Posts tagged ‘keyboard’

YouTube Keyboard Shortcuts

By Chad Upton | Editor

The youtube.com video player only has a few buttons on it, making it hard to freeze a video on a specific frame. But, using the keyboard shortcuts, you can control the video frame-by-frame or quickly expand it to fullscreen mode.

My favorite is probably the fullscreen shortcut; it’s much easier to hit the F key than move the mouse and click the fullscreen button. Here is a list of some other shortcuts:

Playback Controls:

  • K – Play/Pause (spacebar does the same)
  • J – Jump back 3 seconds when playing / jump back one frame when paused (Left Arrow Key does the same)
  • L – Jump forward 3 seconds when playing / jump forward one frame when paused (right arrow key does the same)
  • 0 – Jump to beginning
  • 1-9 – The number keys can be used to jump to a relative point on the timeline. For example, 5 jumps to the 50% mark on the timeline, half way through the video. 1 jumps to the 10% mark and 9 jumps to the 90% mark.

Volume Controls:

  • M – Mute
  • Up Arrow – Increase Volume 5%
  • Down Arrow – Decrease Volume 5%

View Control:

  • F – Fullscreen (ESC to exit fullscreen)

This is great if you’re trying to spot a secret in a video or just cue up a clip to show a friend. From my testing, these keys work in Chrome, Firefox and Safari.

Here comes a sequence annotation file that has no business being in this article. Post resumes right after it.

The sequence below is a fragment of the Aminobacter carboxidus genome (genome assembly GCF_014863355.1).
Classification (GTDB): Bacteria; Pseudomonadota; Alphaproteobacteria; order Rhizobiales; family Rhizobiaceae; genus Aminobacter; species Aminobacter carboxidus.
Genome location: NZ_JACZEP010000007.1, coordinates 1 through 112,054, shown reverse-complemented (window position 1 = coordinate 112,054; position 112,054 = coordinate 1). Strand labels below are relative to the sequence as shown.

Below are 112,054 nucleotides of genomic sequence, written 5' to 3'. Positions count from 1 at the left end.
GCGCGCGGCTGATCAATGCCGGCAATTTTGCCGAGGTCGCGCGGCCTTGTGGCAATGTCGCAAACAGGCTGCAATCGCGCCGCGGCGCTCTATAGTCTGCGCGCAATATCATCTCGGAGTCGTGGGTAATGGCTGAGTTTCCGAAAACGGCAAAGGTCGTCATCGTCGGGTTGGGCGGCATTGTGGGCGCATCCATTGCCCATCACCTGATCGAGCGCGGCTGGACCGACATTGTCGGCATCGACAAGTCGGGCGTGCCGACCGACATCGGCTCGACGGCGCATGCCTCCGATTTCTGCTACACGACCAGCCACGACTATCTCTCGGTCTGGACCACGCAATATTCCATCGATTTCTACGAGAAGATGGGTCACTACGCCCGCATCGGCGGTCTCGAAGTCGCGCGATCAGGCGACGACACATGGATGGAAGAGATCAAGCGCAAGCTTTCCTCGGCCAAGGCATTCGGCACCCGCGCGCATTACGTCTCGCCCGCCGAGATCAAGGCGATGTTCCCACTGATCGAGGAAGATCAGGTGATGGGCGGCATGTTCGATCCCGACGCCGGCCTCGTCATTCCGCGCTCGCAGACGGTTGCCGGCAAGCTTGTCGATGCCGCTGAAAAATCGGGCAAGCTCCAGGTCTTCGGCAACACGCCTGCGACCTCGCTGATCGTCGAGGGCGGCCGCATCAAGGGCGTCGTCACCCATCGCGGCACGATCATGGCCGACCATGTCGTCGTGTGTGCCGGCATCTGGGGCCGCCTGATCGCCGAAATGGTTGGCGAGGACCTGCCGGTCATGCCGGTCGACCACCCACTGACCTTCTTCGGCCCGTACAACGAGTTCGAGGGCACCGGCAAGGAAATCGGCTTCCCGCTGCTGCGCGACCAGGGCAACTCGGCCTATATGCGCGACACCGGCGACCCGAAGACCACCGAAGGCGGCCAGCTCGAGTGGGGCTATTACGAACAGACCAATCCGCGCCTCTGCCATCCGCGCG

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April 11, 2013 at 2:00 am 2 comments

Standard Keyboards are Designed to Slow You Down

By Kyle Kurpinski

It’s no secret that you will probably spend a significant chunk of your lifetime prodding at a keyboard, but have you ever considered why keyboards are designed the way they are? Logic would dictate that the layout of the keys should increase typing efficiency and maximize your output. Reality, however, is not always logical, and the vast majority of modern keyboards are actually designed to make you type slower.

The basic QWERTY layout – the default keyboard layout you’re probably using right now – is a remnant of the very first typewriters. As a kid I used to play with my mother’s typewriter and I would frequently jam the machine by pressing too many keys at once. The same thing could happen if a proficient typist hit two or more keys in rapid succession. Due to the mechanical nature of the typebars, jams were increasingly likely with faster typing speeds. The QWERTY layout (named for the six letters at the left side of the top row) was specifically designed to space out the most common letter combinations, thereby reducing jams by stunting the user’s output. By the time newer devices made typebars obsolete, QWERTY had already cemented itself as the primary standard layout. So if you’re using this archaic configuration today (which I admit, I am), you’re actually making yourself less efficient and potentially increasing your risk of a repetitive strain injury like carpal tunnel. Fortunately, there are other options available.